But Nicola Sharp, of financial crime specialists Rahman Ravelli, says it is imperative that they comply with the regulations.
Anti-money-laundering rules in the UK and European Union mean that art and antiques dealers now have to record the beneficiaries of their sales for the first time. Similar legislation is likely to come into effect in the United States next year.
Some working in art and antiquities say they are being used as bait to help the authorities identify criminals, and they are unhappy about having to carry out checks on clients. They argue that the loss of anonymity may deter many potential buyers and harm the markets.
There is also the belief among some working in the sector that criminals would always prefer anonymous online purchases anyway, rather than dealing with art experts. Yet as the new regulations are now in place – or, as in the US, on their way – the art and antiquities world will have to adapt.
In the UK, the Money Laundering and Terrorist Financing (Amendment) Regulations 2019, which came into force on 10 January 2020, updated the anti-money laundering regime to incorporate international standards set by the Financial Action Task Force (FATF) and transpose the European Union’s 5th Money Laundering Directive.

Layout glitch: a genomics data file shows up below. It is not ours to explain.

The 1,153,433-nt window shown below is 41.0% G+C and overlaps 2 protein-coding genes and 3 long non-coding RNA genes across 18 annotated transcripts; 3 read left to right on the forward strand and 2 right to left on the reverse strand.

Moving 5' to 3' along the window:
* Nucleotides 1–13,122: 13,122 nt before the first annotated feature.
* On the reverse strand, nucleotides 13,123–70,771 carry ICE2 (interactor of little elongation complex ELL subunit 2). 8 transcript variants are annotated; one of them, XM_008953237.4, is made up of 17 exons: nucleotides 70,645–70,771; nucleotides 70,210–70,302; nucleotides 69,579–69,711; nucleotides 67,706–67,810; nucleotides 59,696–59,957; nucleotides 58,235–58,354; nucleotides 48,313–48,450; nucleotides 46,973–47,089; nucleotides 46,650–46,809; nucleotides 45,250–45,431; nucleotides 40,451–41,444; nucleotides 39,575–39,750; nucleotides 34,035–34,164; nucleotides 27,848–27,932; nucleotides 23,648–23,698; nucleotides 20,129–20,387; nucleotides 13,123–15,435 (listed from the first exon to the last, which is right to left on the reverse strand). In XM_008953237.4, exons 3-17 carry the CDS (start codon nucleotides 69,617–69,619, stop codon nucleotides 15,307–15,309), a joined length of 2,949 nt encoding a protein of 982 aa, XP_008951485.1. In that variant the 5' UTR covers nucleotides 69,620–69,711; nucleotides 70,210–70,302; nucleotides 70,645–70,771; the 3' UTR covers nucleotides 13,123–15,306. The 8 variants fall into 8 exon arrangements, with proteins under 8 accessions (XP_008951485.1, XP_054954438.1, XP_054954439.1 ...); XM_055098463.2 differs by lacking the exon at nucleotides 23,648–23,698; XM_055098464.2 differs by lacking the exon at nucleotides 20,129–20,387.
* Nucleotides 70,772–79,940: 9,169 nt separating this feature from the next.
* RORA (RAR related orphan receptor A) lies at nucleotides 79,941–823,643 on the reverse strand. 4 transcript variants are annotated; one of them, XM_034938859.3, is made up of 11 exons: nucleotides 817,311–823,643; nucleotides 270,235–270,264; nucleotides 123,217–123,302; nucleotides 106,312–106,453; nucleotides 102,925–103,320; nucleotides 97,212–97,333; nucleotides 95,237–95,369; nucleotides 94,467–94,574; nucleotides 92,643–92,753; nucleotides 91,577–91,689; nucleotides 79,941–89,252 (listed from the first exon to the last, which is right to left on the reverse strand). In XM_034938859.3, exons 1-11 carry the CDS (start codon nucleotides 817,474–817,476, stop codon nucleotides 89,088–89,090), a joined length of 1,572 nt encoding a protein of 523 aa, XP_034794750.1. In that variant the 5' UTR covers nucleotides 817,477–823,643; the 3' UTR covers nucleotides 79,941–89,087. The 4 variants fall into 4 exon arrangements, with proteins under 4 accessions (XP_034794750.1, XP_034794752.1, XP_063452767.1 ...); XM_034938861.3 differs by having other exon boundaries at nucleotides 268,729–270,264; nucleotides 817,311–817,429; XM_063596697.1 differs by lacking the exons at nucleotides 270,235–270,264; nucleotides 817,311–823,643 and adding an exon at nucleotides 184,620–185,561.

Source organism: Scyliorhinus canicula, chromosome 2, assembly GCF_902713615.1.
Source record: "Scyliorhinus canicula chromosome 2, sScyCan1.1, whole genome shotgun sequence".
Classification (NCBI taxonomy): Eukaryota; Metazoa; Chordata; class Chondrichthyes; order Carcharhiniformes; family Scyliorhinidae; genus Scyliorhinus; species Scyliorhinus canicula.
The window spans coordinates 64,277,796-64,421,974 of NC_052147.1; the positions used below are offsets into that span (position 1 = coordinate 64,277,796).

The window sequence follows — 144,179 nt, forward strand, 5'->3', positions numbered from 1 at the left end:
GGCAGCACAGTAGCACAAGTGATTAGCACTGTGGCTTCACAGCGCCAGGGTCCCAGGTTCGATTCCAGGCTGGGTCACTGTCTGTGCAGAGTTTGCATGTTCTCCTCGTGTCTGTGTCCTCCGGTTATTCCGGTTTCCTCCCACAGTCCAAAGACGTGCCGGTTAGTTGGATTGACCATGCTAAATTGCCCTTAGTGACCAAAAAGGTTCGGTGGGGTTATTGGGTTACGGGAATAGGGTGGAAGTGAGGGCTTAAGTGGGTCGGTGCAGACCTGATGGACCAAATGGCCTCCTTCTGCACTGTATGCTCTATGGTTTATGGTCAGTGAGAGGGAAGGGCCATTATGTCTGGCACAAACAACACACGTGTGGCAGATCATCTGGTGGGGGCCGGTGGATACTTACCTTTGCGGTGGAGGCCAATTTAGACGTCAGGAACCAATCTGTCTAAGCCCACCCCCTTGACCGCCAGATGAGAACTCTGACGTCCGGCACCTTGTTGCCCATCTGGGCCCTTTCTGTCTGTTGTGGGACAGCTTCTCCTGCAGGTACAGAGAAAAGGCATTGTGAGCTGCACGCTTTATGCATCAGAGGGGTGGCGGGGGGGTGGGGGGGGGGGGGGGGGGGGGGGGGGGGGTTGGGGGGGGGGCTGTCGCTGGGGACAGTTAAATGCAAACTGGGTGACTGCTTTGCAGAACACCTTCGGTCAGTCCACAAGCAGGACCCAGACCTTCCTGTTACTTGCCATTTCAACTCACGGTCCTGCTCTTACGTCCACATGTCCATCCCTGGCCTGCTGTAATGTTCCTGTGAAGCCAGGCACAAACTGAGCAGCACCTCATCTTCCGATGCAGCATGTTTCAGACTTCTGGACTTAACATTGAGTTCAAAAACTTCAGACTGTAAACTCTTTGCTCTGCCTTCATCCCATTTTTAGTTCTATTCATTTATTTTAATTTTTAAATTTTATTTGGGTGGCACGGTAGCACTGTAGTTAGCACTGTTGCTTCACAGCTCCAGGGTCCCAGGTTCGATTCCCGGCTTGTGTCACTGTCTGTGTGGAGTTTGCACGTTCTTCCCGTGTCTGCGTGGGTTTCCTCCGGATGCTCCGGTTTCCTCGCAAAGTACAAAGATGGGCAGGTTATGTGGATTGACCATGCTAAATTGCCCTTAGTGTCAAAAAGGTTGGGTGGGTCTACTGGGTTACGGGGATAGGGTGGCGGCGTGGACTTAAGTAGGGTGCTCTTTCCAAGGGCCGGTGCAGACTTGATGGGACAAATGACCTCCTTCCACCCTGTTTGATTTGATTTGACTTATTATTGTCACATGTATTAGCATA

Those classed as an “art market participant” must have registered with HM Revenue and Customs by 10 January 2021 and carried out a risk assessment regarding their exposure to money laundering. They are obliged to carry out due diligence checks on customers before concluding a transaction. Art market participants must also appoint a nominated officer to report suspicious transactions to the authorities and introduce a prescribed range of policies, controls and procedures
While this may be viewed as an unwelcome development by many who work in art and antiques, they have to recognise just how important it is that they meet each and every requirement placed upon them – and, if necessary, seek appropriate advice on how to do so.